Compare any two graphics cards:
GeForce 9500 GT DDR2 vs GeForce GTX 260
IntroThe GeForce 9500 GT DDR2 makes use of a 65 nm design. nVidia has set the core speed at 550 MHz. The DDR2 memory is set to run at a frequency of 500 MHz on this card. It features 32 SPUs along with 16 TAUs and 8 Rasterization Operator Units.
Compare that to the GeForce GTX 260, which makes use of a 65 nm design. nVidia has set the core frequency at 576 MHz. The GDDR3 memory works at a frequency of 999 MHz on this specific card. It features 192 SPUs along with 64 TAUs and 28 Rasterization Operator Units.
Power Usage and Theoretical Benchmarks
Power Consumption (Max TDP)
In theory, the GeForce GTX 260 should be 599% quicker than the GeForce 9500 GT DDR2 in general, due to its greater bandwidth. (explain)
Texel RateThe GeForce GTX 260 is quite a bit (more or less 319%) better at AF than the GeForce 9500 GT DDR2. (explain)
Pixel RateIf running with high levels of AA is important to you, then the GeForce GTX 260 is a better choice, by a large margin. (explain)
Please note that the above 'benchmarks' are all just theoretical - the results were calculated based on the card's specifications, and real-world performance may (and probably will) vary at least a bit.
Please note that the price comparisons are based on search keywords - sometimes it might show cards with very similar names that are not exactly the same as the one chosen in the comparison. We do try to filter out the wrong results as best we can, though.
Memory Bandwidth: Bandwidth is the maximum amount of data (in units of MB per second) that can be transferred over the external memory interface in a second. It is calculated by multiplying the card's bus width by its memory clock speed. In the case of DDR type RAM, the result should be multiplied by 2 again. If DDR5, multiply by ANOTHER 2x. The better the memory bandwidth, the better the card will be in general. It especially helps with anti-aliasing, HDR and higher screen resolutions.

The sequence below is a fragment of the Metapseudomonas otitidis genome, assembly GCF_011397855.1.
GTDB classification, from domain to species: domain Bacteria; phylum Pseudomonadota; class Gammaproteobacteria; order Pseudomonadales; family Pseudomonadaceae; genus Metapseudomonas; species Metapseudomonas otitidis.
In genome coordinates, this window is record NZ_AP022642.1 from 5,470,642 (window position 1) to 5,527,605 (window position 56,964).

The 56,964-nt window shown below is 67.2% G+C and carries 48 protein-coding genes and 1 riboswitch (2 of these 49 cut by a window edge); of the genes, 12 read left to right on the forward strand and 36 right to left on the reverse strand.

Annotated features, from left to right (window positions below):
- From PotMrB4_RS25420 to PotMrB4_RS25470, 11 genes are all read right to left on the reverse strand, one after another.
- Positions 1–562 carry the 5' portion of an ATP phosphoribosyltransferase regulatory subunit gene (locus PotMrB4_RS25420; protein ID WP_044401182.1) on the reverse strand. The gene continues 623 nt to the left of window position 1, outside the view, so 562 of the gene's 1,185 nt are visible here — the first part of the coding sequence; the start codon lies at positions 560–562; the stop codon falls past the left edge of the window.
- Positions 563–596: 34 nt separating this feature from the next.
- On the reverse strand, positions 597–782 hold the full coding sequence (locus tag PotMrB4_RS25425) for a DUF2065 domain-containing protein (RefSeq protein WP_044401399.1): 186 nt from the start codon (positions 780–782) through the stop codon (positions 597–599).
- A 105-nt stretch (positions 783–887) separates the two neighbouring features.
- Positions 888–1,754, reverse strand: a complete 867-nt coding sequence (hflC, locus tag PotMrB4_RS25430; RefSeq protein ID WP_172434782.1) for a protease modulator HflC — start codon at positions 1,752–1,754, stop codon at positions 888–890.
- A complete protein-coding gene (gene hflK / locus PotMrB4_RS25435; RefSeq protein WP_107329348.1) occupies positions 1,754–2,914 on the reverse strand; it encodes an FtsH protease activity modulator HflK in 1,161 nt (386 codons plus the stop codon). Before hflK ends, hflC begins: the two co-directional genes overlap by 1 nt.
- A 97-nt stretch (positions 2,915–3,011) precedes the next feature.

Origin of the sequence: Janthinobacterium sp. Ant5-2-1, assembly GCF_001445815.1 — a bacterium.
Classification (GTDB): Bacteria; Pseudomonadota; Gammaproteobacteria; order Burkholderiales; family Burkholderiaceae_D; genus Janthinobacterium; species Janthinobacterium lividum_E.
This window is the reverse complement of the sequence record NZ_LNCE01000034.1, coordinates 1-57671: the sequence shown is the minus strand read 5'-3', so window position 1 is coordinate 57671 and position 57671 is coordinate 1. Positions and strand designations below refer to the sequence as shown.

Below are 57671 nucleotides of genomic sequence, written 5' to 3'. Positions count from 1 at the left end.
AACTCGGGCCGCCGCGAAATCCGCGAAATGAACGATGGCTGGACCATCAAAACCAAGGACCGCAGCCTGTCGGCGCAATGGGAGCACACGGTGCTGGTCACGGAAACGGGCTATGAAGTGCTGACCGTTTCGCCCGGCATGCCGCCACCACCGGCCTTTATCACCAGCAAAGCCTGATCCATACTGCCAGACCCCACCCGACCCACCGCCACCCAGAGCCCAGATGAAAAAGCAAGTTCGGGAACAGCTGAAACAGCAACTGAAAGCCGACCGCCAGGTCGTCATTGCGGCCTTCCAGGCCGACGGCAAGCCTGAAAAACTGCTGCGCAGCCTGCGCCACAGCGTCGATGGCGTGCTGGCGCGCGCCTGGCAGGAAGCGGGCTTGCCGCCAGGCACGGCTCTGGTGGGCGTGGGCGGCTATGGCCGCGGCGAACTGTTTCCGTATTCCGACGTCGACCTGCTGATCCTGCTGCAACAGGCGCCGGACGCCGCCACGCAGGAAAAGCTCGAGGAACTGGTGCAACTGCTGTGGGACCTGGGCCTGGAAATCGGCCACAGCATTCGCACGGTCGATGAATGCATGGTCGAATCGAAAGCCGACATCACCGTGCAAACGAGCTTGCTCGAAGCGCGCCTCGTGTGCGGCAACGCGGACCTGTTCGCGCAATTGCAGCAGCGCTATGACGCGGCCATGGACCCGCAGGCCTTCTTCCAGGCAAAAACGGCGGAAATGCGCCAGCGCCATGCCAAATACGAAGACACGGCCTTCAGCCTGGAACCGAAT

Texel Rate: Texel rate is the maximum number of texture map elements (texels) that are processed per second. This is worked out by multiplying the total texture units by the core speed of the chip. The higher the texel rate, the better the card will be at handling texture filtering (anisotropic filtering - AF). It is measured in millions of texels per second.
Pixel Rate: Pixel rate is the maximum amount of pixels the video card can possibly write to the local memory per second - measured in millions of pixels per second. The figure is worked out by multiplying the amount of ROPs by the clock speed of the card. ROPs (Raster Operations Pipelines - also called Render Output Units) are responsible for outputting the pixels (image) to the screen. The actual pixel rate is also dependant on lots of other factors, especially the memory bandwidth - the lower the bandwidth is, the lower the potential to get to the maximum fill rate.